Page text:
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Acts 27:12

    Acts 27:12 Translations

    King James Version (KJV)

    And because the haven was not commodious to winter in, the more part advised to depart thence also, if by any means they might attain to Phenice, and there to winter; which is an haven of Crete, and lieth toward the south west and north west.

    American King James Version (AKJV)

    And because the haven was not commodious to winter in, the more part advised to depart there also, if by any means they might attain to Phenice, and there to winter; which is an haven of Crete, and lies toward the south west and north west.

    American Standard Version (ASV)

    And because the haven was not commodious to winter in, the more part advised to put to sea from thence, if by any means they could reach Phoenix, and winter there; which is a haven of Crete, looking northeast and south-east.

    Basic English Translation (BBE)

    And as the harbour was not a good one in which to be for the winter, the greater number of them were for going out to sea, in order, if possible, to put in for the winter at Phoenix, a harbour of Crete, looking to the north-east and south-east.

    Webster's Revision

    And because the haven was not commodious to winter in, the more part advised to put to sea from thence, if by any means they could reach Phoenix, and winter there; which is a haven of Crete, looking northeast and south-east.

    World English Bible

    Because the haven was not suitable to winter in, the majority advised going to sea from there, if by any means they could reach Phoenix, and winter there, which is a port of Crete, looking northeast and southeast.

    English Revised Version (ERV)

    And because the haven was not commodious to winter in, the more part advised to put to sea from thence, if by any means they could reach Phoenix, and winter there; which is a haven of Crete, looking north-east and south-east.

    Definitions for Acts 27:12

    Thence - There; that place.

    Clarke's Commentary on Acts 27:12

    Might attain to Phoenice - It appears that the Fair Havens were at the eastern end of the island, and they wished to reach Phoenice, which lay farther towards the west.

    Toward the south-west and north-west - Κατα λιβα και κατα χωρον. The libs certainly means the south-west, called libs, from Libya, from which it blows to. wards the Aegean Sea. The chorus, or caurus, means a north-west wind. Virgil mentions this, Geor. iii. ver. 356.

    Semper hyems, semper spirantes frigora cauri.

    "It is always winter; and the cauri, the north-westers, ever blowing cold."

    Dr. Shaw lays down this, and other winds, in a Greek compass, on his map, in which he represents the drifting of St. Paul's vessel from Crete, till it was wrecked at the island of Melita. Travels, p. 331, 4to. edit.

    Barnes' Notes on Acts 27:12

    The haven - The fair havens, Acts 27:8.

    Was not commodious to winter in - Not safe or convenient to remain there. Probably it furnished rather a safe anchorage ground in time of a storm than a convenient place for a permanent harbor.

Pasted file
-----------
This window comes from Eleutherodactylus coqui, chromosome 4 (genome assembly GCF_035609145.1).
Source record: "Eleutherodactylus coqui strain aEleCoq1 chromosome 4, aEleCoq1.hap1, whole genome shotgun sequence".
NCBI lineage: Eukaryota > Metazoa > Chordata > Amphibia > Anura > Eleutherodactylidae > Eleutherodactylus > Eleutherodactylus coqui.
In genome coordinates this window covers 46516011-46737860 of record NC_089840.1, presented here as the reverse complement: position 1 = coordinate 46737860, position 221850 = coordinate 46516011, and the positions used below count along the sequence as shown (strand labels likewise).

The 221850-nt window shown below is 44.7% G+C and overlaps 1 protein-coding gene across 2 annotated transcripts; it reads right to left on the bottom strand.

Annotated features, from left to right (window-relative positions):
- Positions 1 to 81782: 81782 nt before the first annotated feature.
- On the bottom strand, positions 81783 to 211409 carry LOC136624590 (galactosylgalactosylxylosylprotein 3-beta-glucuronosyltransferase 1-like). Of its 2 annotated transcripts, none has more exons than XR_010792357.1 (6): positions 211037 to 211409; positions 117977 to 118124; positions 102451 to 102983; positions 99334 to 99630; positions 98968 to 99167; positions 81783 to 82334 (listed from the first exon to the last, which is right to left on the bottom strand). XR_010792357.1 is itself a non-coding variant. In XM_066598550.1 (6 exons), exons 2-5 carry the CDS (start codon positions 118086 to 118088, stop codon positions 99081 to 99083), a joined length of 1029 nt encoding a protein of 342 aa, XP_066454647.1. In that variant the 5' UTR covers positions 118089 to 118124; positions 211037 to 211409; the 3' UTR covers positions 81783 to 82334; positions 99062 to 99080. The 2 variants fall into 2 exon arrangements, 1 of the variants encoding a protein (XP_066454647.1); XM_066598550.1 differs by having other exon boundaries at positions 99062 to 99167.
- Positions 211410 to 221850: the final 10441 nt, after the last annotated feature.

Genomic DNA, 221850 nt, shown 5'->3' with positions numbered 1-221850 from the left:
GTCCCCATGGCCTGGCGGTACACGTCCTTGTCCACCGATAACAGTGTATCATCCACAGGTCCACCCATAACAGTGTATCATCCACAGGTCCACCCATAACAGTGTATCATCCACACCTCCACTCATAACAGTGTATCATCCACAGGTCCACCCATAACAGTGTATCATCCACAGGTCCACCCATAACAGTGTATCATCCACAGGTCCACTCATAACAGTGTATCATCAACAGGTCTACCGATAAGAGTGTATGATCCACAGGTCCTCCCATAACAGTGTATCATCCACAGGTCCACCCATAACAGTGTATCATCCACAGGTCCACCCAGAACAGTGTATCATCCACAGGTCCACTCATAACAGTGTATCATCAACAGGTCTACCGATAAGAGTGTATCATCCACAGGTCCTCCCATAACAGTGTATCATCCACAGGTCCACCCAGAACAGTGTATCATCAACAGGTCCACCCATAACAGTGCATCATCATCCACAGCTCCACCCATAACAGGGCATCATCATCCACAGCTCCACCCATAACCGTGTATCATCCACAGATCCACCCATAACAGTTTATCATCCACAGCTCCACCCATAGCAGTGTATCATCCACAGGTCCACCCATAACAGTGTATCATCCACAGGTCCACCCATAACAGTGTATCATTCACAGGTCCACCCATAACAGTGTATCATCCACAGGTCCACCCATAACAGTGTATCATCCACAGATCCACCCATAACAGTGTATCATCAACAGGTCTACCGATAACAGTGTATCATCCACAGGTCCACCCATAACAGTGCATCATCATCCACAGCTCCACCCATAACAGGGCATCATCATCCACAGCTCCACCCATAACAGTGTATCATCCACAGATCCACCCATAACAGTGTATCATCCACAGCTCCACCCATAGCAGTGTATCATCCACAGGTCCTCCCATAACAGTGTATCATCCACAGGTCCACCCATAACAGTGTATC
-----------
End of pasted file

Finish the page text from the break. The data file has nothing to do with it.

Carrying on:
The more part - The greater part of the crew.

    To Phenice - In the original this is Phoenix - Φοῖνιξ Foinix. So it is written by Strabo. The name was probably derived from the palmtrees which were common in Crete. This was a port or harbor on the south side of Crete, and west of the fair havens. It was a more convenient harbor, and was regarded as more safe. It appears, therefore, that the majority of persons on board concurred with Paul in the belief that it was not advisable to attempt the navigation of the sea until the dangers of the winter had passed by.

    And lieth toward - Greek: looking toward; that is, it was open in that direction.

    The southwest - κατὰ λίβα kata liba. Toward Libya, or Africa. That country was situated southwest of the mouth of the harbor. The entrance of the harbor was in a southwest direction.

    And northwest - κατὰ χῶρον kata chōron. This word denotes "a wind blowing from the northwest." The harbor was doubtless curved. Its entrance was in a southwest direction. It then turned so as to lie in a direction toward the northwest. It was thus rendered perfectly safe from the winds and heavy seas; and in that harbor they might pass the winter in security. It is sometimes called "Lutro." Of this harbor Mr. Urquhart, in a letter to James Smith, Esq., whose work on this voyage of Paul has obtained so wide a reputation, says, "Lutro is an admirable harbor. You open it like a box; unexpectedly the rocks stand apart, and the town appears within ... We thought we had cut him off, and that we were driving him right upon the rocks. Suddenly he disappeared - and, rounding in after him, like a change of scenery, the little basin, its shipping, and the town presented themselves ... Excepting Lutro, all the roadsteads looking to the southward are perfectly exposed to the south or east."

    Wesley's Notes on Acts 27:12

    27:12 Which is a haven - Having a double opening, one to the southwest, the other to the northwest.